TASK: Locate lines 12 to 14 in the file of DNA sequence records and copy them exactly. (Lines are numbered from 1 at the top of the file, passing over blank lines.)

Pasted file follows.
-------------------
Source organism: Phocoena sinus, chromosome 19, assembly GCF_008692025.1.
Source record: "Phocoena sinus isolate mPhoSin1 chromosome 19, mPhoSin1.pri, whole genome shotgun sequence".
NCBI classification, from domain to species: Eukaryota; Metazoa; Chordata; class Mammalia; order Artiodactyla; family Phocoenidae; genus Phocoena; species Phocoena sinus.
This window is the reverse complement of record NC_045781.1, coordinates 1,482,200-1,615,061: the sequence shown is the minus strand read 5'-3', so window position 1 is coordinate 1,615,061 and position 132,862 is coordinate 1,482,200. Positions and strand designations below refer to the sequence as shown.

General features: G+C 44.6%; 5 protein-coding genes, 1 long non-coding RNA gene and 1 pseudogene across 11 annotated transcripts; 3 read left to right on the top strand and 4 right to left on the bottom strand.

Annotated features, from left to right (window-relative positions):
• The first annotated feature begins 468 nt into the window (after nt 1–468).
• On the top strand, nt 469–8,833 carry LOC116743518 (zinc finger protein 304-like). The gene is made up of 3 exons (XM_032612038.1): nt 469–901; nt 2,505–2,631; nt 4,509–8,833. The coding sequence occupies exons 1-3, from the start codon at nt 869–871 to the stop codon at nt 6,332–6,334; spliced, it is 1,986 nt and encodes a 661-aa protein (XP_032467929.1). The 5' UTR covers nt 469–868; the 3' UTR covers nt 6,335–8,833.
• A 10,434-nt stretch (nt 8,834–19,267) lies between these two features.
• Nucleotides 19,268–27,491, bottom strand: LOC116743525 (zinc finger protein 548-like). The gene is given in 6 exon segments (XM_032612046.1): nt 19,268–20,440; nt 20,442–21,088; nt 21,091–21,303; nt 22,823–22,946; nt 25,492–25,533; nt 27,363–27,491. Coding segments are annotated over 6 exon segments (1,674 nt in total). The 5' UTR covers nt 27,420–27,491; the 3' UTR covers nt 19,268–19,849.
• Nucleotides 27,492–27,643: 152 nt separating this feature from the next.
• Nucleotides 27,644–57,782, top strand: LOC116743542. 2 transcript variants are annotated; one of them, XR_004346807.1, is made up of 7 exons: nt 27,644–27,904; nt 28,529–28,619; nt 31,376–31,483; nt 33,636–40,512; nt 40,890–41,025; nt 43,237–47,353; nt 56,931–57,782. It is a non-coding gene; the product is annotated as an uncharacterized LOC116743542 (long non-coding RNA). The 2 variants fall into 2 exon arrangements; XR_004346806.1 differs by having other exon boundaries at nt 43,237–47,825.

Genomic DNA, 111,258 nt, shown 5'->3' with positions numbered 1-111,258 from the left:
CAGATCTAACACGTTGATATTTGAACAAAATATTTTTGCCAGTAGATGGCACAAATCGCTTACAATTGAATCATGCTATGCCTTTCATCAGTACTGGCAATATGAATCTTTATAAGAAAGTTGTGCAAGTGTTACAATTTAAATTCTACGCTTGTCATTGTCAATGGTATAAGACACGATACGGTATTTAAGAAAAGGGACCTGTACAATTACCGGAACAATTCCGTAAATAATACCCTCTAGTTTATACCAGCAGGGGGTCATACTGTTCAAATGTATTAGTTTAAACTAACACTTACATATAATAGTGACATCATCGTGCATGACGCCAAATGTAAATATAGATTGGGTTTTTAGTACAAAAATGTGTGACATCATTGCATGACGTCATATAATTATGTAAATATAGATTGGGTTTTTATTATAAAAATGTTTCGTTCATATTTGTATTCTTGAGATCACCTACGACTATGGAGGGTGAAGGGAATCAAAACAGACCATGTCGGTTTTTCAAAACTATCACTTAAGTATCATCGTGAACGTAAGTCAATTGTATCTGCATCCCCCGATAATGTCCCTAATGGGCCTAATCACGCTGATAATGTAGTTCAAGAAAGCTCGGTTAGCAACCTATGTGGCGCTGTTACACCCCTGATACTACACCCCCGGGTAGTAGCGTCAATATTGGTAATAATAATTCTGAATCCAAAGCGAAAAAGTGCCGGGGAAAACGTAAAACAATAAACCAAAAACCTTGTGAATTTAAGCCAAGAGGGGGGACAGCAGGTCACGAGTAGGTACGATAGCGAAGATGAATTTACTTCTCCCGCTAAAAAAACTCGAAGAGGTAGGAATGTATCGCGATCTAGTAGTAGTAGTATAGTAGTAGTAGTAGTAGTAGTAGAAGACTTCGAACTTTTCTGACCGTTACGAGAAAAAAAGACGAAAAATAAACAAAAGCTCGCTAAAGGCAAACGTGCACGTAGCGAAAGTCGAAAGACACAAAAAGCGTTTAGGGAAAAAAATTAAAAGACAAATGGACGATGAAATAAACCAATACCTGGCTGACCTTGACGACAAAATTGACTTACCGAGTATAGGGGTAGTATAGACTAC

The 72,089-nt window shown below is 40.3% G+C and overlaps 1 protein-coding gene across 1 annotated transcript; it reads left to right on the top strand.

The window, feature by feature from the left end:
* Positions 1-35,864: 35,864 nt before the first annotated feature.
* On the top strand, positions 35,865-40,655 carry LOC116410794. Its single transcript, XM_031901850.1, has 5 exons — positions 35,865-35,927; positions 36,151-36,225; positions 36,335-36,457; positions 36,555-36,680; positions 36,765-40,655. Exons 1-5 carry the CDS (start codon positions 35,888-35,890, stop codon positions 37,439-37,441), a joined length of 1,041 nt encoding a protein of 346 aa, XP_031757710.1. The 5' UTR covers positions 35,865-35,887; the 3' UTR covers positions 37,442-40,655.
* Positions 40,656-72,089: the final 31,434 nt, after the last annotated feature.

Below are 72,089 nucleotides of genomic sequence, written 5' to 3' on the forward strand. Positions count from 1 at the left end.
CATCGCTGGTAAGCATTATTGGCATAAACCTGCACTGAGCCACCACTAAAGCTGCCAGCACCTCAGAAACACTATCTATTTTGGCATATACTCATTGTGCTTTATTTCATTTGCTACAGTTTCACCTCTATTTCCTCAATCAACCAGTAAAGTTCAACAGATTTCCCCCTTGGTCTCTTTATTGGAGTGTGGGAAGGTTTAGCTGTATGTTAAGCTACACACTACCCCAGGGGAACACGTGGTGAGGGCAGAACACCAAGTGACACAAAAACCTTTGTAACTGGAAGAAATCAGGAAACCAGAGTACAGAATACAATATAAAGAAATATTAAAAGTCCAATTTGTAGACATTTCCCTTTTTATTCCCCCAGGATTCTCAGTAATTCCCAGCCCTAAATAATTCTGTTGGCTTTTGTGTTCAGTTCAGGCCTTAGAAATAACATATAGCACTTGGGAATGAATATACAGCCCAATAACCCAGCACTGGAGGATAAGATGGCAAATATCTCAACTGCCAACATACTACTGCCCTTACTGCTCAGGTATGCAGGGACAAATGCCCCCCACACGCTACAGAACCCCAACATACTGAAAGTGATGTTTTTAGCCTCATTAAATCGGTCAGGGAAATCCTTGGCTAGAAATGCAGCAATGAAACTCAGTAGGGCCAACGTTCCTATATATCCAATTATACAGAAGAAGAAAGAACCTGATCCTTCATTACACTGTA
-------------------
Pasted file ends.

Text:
• Nucleotides 27,644–57,782, top strand: LOC116743542. 2 transcript variants are annotated; one of them, XR_004346807.1, is made up of 7 exons: nt 27,644–27,904; nt 28,529–28,619; nt 31,376–31,483; nt 33,636–40,512; nt 40,890–41,025; nt 43,237–47,353; nt 56,931–57,782. It is a non-coding gene; the product is annotated as an uncharacterized LOC116743542 (long non-coding RNA). The 2 variants fall into 2 exon arrangements; XR_004346806.1 differs by having other exon boundaries at nt 43,237–47,825.

Genomic DNA, 111,258 nt, shown 5'->3' with positions numbered 1-111,258 from the left:
CAGATCTAACACGTTGATATTTGAACAAAATATTTTTGCCAGTAGATGGCACAAATCGCTTACAATTGAATCATGCTATGCCTTTCATCAGTACTGGCAATATGAATCTTTATAAGAAAGTTGTGCAAGTGTTACAATTTAAATTCTACGCTTGTCATTGTCAATGGTATAAGACACGATACGGTATTTAAGAAAAGGGACCTGTACAATTACCGGAACAATTCCGTAAATAATACCCTCTAGTTTATACCAGCAGGGGGTCATACTGTTCAAATGTATTAGTTTAAACTAACACTTACATATAATAGTGACATCATCGTGCATGACGCCAAATGTAAATATAGATTGGGTTTTTAGTACAAAAATGTGTGACATCATTGCATGACGTCATATAATTATGTAAATATAGATTGGGTTTTTATTATAAAAATGTTTCGTTCATATTTGTATTCTTGAGATCACCTACGACTATGGAGGGTGAAGGGAATCAAAACAGACCATGTCGGTTTTTCAAAACTATCACTTAAGTATCATCGTGAACGTAAGTCAATTGTATCTGCATCCCCCGATAATGTCCCTAATGGGCCTAATCACGCTGATAATGTAGTTCAAGAAAGCTCGGTTAGCAACCTATGTGGCGCTGTTACACCCCTGATACTACACCCCCGGGTAGTAGCGTCAATATTGGTAATAATAATTCTGAATCCAAAGCGAAAAAGTGCCGGGGAAAACGTAAAACAATAAACCAAAAACCTTGTGAATTTAAGCCAAGAGGGGGGACAGCAGGTCACGAGTAGGTACGATAGCGAAGATGAATTTACTTCTCCCGCTAAAAAAACTCGAAGAGGTAGGAATGTATCGCGATCTAGTAGTAGTAGTATAGTAGTAGTAGTAGTAGTAGTAGAAGACTTCGAACTTTTCTGACCGTTACGAGAAAAAAAGACGAAAAATAAACAAAAGCTCGCTAAAGGCAAACGTGCACGTAGCGAAAGTCGAAAGACACAAAAAGCGTTTAGGGAAAAAAATTAAAAGACAAATGGACGATGAAATAAACCAATACCTGGCTGACCTTGACGACAAAATTGACTTACCGAGTATAGGGGTAGTATAGACTAC